“The Solar Fix” - New film reveals challenge of broken solar equipment in India
11 October 2016
“The Solar Fix” - New film reveals challenge of broken solar equipment in India Edinburgh
Around the world 1.1 billion people continue to live without access to electricity. Solar energy is a vital solution to challenges of energy poverty in South Asia and Sub Saharan Africa.
But what happens when solar powered systems break down? A new film, The Solar Fix, produced by the University of Edinburgh and ECCI residents Scene shows the scale of the challenge.
The Solar Fix journeys into three villages in the Indian state of Odisha, where over 200,000 solar systems have been installed by governments and international NGOs since 2009.
Last November, Indian Prime Minister Narendra Modi told crowds at Wembley Stadium in London that all non-electrified villages would receive electricity within 1000 days. The Solar Fix reveals the difficulty of connecting people to reliable energy systems in rural India and keeping equipment working over time.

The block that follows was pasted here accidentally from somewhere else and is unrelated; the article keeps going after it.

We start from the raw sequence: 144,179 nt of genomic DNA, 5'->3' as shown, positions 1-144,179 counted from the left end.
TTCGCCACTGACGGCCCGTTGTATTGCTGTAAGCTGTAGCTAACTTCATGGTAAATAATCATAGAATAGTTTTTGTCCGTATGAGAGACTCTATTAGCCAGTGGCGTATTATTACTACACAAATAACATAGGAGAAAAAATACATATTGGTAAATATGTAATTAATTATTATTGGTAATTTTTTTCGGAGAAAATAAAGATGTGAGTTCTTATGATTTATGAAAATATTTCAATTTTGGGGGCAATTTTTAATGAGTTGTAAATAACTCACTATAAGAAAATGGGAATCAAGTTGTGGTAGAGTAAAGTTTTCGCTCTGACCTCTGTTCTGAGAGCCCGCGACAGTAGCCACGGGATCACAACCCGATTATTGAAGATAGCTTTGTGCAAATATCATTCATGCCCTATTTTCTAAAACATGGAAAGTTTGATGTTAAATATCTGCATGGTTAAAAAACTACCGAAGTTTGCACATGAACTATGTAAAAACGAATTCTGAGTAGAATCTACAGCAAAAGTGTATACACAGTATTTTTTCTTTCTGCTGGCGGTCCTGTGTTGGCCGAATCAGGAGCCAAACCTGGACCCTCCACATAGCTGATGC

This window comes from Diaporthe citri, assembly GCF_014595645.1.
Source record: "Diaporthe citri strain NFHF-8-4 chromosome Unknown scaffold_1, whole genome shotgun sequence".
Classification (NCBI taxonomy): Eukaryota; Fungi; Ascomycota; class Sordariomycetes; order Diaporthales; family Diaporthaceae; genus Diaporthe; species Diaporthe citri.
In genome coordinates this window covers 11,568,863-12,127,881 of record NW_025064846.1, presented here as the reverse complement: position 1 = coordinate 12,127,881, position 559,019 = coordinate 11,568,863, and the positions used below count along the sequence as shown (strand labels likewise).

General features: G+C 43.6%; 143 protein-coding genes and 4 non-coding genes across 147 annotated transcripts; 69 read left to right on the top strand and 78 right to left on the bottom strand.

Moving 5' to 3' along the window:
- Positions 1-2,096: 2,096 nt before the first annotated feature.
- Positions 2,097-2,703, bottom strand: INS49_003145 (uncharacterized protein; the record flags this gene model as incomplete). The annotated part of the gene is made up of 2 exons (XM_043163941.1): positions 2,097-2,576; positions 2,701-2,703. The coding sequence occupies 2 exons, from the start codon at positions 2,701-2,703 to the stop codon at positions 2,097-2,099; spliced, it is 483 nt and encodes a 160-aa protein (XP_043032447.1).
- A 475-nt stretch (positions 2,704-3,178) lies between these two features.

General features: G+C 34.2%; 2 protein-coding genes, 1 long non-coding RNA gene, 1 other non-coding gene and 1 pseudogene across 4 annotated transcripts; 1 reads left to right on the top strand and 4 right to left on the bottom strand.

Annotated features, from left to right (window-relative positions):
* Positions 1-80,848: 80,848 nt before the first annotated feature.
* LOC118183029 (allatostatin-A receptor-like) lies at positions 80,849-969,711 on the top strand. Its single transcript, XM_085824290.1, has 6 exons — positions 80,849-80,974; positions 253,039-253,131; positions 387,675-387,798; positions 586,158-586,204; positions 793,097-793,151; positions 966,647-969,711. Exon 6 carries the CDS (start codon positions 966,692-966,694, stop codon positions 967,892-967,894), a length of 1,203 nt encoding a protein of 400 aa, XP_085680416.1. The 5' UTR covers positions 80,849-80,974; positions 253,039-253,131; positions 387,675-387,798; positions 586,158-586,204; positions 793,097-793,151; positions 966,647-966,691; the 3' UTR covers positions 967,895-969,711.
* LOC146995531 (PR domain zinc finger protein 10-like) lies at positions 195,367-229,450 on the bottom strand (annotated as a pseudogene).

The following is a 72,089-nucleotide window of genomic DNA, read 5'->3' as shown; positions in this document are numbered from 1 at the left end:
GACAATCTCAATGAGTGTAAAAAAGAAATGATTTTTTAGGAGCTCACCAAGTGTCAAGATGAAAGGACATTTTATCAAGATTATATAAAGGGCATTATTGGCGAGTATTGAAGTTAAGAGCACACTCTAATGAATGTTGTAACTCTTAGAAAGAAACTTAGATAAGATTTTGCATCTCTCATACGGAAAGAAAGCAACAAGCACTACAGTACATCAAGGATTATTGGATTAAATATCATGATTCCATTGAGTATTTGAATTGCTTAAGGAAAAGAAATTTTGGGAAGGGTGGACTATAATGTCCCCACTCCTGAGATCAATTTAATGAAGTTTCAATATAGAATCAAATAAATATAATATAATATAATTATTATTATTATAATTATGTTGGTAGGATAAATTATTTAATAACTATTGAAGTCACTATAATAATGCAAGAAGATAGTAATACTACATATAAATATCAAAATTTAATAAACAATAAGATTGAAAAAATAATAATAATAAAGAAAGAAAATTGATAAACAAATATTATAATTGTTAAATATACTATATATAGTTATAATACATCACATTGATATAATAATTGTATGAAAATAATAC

Since 2014 Scene and the University of Edinburgh have led the development of repair and maintenance services for solar energy in rural India. Supported by the Scottish Government’s Small Grants for International Development programme, the team have been looking into the barriers to providing rural populations with access to electricity.
They have built a new mobile and web platform – Urjaa Samadhan - that connects people with broken solar equipment to a network of local repair and service providers. Vijay Bhopal, Co-director of Scene, commented: “We have seen the tough reality of chronic lack of energy access in rural India through this Scottish Government supported project.
The energy access problem runs deeper than simple provision of basic infrastructure, and has profound and indeed preventable economic and social impacts.”